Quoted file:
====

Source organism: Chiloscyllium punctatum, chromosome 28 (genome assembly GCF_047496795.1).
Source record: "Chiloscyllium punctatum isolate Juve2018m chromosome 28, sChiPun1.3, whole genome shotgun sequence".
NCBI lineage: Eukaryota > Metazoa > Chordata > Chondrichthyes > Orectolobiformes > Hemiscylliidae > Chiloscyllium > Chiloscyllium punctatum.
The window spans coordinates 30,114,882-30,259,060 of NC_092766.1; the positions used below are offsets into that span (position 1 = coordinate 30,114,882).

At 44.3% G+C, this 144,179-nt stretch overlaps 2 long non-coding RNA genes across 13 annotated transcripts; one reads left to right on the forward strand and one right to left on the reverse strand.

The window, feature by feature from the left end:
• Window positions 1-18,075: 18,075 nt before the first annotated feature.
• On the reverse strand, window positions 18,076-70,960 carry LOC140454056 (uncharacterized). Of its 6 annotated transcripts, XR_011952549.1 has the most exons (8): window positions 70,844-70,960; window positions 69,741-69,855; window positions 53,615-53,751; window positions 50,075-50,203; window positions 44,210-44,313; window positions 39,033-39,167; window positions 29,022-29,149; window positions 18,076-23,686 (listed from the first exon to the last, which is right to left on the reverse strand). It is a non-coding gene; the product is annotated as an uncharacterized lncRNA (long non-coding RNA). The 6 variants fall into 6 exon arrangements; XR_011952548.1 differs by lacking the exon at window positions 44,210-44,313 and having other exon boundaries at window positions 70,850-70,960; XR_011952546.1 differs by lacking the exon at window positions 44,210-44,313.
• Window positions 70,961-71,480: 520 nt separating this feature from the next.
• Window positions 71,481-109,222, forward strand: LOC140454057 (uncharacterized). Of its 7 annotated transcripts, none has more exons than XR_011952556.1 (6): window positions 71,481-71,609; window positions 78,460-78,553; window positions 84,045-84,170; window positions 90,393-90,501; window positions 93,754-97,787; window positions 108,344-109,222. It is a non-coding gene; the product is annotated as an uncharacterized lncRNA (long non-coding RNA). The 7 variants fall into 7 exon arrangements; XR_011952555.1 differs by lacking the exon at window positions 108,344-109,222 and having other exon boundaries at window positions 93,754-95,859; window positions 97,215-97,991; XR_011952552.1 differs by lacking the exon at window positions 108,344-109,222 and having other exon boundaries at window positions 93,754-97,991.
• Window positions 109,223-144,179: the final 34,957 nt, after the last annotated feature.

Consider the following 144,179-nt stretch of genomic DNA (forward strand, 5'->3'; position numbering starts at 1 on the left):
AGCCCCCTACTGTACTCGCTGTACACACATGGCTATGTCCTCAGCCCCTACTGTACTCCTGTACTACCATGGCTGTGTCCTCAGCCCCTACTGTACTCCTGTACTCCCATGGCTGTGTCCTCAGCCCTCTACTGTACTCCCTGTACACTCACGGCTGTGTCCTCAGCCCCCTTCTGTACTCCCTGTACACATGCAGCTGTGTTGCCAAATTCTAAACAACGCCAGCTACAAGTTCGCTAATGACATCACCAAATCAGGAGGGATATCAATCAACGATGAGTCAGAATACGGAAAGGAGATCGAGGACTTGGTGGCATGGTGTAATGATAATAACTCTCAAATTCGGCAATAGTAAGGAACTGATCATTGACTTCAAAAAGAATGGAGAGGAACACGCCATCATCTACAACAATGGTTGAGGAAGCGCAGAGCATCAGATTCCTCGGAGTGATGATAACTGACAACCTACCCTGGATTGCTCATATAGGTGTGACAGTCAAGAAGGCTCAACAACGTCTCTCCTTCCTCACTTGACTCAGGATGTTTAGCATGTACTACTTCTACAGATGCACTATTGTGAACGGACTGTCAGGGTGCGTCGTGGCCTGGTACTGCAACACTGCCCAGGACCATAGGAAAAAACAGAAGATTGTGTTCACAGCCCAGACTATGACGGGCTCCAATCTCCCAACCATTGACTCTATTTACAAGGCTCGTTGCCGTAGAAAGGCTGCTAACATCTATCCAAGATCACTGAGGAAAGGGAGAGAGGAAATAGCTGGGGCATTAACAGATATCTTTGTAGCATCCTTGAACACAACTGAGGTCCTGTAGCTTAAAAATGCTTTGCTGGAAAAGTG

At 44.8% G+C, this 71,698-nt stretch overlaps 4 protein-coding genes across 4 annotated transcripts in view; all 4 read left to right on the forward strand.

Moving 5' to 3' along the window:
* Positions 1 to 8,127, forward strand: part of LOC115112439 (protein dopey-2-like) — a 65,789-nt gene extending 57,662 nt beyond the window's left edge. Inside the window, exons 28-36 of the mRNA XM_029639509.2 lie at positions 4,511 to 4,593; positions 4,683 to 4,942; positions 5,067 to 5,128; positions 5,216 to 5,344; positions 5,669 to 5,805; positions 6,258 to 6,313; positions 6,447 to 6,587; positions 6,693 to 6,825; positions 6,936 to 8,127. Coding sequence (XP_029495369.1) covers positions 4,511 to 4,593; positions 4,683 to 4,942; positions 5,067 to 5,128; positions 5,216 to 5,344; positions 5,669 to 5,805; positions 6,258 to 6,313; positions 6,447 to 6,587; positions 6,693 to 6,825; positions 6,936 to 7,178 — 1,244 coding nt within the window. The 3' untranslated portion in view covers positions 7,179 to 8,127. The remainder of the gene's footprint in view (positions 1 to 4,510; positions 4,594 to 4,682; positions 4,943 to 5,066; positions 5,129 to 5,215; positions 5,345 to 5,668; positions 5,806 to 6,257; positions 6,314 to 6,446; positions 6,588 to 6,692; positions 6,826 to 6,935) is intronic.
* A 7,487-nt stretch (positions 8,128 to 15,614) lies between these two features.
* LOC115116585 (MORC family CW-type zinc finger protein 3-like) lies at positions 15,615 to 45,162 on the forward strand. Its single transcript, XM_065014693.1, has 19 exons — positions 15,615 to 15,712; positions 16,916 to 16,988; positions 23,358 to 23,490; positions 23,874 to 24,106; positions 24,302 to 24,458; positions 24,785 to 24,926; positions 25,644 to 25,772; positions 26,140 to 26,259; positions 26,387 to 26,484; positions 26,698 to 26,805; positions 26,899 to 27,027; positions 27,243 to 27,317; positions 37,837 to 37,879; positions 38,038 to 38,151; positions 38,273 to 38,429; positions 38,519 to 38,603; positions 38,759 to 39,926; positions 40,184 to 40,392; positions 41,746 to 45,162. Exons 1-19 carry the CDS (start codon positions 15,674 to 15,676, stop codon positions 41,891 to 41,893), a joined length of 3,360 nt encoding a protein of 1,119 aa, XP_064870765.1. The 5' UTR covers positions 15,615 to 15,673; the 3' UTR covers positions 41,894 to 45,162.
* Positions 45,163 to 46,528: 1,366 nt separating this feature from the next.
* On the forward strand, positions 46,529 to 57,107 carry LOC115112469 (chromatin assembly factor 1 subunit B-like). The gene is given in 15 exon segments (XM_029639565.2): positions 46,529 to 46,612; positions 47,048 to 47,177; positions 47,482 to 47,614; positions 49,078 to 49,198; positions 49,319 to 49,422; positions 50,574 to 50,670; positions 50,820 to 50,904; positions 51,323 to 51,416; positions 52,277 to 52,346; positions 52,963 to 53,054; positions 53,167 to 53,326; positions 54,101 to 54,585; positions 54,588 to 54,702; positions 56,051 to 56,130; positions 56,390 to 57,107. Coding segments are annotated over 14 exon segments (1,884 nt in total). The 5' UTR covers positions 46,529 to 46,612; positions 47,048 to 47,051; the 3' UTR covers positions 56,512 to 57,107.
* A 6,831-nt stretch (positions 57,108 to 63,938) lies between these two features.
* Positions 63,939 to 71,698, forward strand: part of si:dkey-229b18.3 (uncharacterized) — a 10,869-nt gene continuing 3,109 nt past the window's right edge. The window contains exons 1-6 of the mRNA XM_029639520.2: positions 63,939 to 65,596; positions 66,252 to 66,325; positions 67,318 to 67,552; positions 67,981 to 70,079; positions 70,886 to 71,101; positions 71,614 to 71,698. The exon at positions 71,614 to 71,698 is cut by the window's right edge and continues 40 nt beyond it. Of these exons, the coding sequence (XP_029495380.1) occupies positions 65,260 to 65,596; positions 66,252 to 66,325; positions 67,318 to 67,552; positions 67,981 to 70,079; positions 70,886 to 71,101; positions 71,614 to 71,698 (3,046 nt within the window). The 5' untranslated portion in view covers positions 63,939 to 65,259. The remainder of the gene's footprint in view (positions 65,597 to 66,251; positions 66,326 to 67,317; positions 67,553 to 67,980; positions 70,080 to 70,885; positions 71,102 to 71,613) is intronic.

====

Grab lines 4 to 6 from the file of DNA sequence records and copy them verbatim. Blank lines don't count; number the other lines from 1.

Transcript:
The window spans coordinates 30,114,882-30,259,060 of NC_092766.1; the positions used below are offsets into that span (position 1 = coordinate 30,114,882).

At 44.3% G+C, this 144,179-nt stretch overlaps 2 long non-coding RNA genes across 13 annotated transcripts; one reads left to right on the forward strand and one right to left on the reverse strand.

The window, feature by feature from the left end: